In religious history, no one was more “right” than the Pharisees. They were keepers and followers of the law, which they knew forward and back. Yet they were so intent on being right that they missed the joy of being in the right. The same is true for many of us today.

There is an unfortunate tendency in each of us, especially those of us in and around politics and public policy, to be “right.”

I see this all the time, in myself, my circle of friends, culture at large, and throughout history.

The First Century zealots in Israel were zealous for their zeal… What exactly, besides independence from Rome, they were hoping to achieve with their zeal was a bit murky. But they were zealous!

Consider this. When the Romans encircled Jerusalem in 70 A.D., various factions inside the city began fighting for dominance. They began burning each other’s food supplies! Why? Because they were more concerned with being right than loving their neighbors.

It is way too easy to do very wrong things when pursuing recognition for being right. Political purity czars are a lonely lot and rarely as pure as they perceive themselves. They trade the joy of warm camaraderie for the faint praise of self-congratulations.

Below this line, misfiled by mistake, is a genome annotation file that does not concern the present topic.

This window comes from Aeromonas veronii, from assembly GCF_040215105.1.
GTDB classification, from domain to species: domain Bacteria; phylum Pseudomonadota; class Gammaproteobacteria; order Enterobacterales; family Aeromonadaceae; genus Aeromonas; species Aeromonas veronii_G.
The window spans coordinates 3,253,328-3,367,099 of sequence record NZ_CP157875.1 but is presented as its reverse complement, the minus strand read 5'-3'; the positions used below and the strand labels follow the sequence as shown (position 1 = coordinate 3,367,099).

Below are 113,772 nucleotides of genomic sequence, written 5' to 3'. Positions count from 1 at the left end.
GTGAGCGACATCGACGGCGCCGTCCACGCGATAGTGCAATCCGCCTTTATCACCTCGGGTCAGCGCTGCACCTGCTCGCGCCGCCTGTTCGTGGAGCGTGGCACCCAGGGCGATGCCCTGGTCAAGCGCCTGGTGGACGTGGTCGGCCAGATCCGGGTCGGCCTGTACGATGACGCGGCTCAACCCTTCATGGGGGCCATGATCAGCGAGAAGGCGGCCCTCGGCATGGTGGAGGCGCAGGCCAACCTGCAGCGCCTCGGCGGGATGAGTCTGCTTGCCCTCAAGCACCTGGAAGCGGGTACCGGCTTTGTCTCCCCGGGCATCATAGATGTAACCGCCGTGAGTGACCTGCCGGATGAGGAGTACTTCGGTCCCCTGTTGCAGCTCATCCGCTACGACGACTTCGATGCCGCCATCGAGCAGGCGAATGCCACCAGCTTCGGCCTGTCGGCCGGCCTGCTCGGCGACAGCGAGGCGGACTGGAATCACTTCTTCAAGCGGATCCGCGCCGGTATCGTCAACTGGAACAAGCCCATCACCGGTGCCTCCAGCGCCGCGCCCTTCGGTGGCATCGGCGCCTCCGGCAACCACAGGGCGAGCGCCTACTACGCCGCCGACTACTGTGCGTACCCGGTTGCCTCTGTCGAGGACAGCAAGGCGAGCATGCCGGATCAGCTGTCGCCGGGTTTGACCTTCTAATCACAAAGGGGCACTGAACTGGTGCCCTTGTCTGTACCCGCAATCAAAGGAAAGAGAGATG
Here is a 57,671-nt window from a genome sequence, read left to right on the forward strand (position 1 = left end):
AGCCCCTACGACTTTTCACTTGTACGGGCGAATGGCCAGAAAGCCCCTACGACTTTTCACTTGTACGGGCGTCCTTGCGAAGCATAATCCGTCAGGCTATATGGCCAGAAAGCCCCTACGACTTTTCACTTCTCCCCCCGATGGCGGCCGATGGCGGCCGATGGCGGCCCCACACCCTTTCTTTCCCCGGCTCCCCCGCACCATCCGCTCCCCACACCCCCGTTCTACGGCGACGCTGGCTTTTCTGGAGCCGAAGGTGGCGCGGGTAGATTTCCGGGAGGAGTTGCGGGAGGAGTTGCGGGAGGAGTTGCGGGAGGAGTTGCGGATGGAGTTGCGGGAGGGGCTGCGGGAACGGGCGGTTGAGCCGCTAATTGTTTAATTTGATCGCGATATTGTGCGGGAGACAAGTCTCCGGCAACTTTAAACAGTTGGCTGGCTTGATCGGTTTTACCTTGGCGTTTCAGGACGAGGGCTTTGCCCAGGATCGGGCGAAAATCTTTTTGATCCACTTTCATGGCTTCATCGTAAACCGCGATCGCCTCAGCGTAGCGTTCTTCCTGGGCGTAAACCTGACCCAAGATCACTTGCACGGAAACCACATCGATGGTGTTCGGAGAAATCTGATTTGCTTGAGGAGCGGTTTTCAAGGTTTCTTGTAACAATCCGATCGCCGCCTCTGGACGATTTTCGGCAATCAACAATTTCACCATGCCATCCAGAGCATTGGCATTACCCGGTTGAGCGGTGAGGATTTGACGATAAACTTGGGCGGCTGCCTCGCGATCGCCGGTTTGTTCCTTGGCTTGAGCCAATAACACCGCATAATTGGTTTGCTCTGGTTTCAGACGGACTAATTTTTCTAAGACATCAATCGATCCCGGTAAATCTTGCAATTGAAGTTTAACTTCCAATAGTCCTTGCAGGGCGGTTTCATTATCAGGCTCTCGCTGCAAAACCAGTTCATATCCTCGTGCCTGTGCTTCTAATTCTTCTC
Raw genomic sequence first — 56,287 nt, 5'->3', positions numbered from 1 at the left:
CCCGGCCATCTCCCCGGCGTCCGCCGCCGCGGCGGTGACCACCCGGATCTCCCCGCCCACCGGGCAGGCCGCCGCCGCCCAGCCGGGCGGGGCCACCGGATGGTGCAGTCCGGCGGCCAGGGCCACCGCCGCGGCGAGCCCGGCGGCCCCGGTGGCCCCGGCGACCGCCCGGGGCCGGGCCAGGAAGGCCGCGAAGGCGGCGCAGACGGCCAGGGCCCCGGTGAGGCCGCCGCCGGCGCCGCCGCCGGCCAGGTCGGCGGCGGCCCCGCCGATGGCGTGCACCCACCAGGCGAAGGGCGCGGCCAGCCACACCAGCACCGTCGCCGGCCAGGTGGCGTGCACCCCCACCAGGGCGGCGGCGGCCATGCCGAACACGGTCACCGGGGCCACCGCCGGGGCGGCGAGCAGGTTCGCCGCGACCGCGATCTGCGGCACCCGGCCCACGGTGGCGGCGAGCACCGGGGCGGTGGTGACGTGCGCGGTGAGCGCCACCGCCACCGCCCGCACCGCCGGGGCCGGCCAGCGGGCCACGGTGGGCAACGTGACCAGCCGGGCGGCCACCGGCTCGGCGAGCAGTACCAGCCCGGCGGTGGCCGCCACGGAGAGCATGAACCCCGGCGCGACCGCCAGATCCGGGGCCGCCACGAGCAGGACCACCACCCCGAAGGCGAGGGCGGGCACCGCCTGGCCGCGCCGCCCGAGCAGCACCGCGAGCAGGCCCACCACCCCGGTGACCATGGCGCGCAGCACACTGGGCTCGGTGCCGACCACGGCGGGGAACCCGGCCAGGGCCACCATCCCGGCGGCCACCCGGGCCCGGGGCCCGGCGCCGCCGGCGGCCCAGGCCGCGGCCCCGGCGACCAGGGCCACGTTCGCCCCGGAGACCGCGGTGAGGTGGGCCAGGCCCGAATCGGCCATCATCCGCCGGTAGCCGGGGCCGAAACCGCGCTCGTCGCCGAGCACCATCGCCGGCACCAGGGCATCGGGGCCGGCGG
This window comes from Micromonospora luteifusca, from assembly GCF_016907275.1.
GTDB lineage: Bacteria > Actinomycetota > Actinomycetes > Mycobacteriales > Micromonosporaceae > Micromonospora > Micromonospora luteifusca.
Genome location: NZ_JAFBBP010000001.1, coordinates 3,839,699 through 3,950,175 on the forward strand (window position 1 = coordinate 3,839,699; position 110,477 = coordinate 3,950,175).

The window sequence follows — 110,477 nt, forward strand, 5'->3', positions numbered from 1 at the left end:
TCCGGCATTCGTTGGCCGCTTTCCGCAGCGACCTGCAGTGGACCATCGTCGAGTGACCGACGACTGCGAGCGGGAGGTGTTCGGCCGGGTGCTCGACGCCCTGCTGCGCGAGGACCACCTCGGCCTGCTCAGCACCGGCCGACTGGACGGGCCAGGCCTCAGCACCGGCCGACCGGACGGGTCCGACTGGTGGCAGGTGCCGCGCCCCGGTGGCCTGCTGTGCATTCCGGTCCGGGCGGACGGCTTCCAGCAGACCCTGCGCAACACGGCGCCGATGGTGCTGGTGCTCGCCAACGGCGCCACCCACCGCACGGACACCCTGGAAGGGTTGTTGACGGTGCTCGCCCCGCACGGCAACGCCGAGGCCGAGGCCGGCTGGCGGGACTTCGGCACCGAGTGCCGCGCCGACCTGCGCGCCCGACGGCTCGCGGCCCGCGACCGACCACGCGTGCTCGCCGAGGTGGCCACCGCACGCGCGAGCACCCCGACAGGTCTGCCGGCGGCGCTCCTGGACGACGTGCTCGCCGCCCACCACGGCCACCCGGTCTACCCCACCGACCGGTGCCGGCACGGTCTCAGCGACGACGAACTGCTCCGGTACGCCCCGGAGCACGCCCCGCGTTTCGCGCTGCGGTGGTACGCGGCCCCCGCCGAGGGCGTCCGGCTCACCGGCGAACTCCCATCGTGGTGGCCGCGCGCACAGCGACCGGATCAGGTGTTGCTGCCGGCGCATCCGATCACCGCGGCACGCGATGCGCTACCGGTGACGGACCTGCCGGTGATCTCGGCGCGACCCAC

Let me suggest that it is more important for us to be “in the right.” That is, we should be less concerned with proving ourselves to be righteous than we are in living out our lives righteously in a spirit of humility.

When seeking admiration for “being right,” we are serving ourselves. In working to be “in the right,” we are serving something greater and more meaningful.

Among my favorite passages of scripture is Joshua 5:13-15. On the eve of battle, Joshua saw a mighty warrior on the plains of Jericho near camp. Joshua asked, “Are you for us or for our enemies?”

The reply? “Neither, but as commander of the army of the Lord I have now come.”

Joshua wanted to be right, that is, to be sure he was on the same side as the mighty warrior. This warrior, though, tossed Joshua’s assumptions (my side or my enemies’ side) to the wind. He reminded Joshua that the higher calling was to be on God’s side.

The same is true for each of us.

Rather than striving to “be right,” we should make sure we are in the right. It is from that position that we will find maximum effectiveness and joy as citizens in the fight for our republic.

Michael Quinn Sullivan

Michael Quinn Sullivan is the publisher of Texas Scorecard. He is a native Texan, a graduate of Texas A&M, and an Eagle Scout. Previously, he has worked as a newspaper reporter, magazine contributor, Capitol Hill staffer, and think tank vice president. Michael and his wife have three adult children, a son-in-law, and a dog. Michael is the author of three books, including "Reflections on Life and Liberty."


5/17/24 Sexually Explicit Books Return

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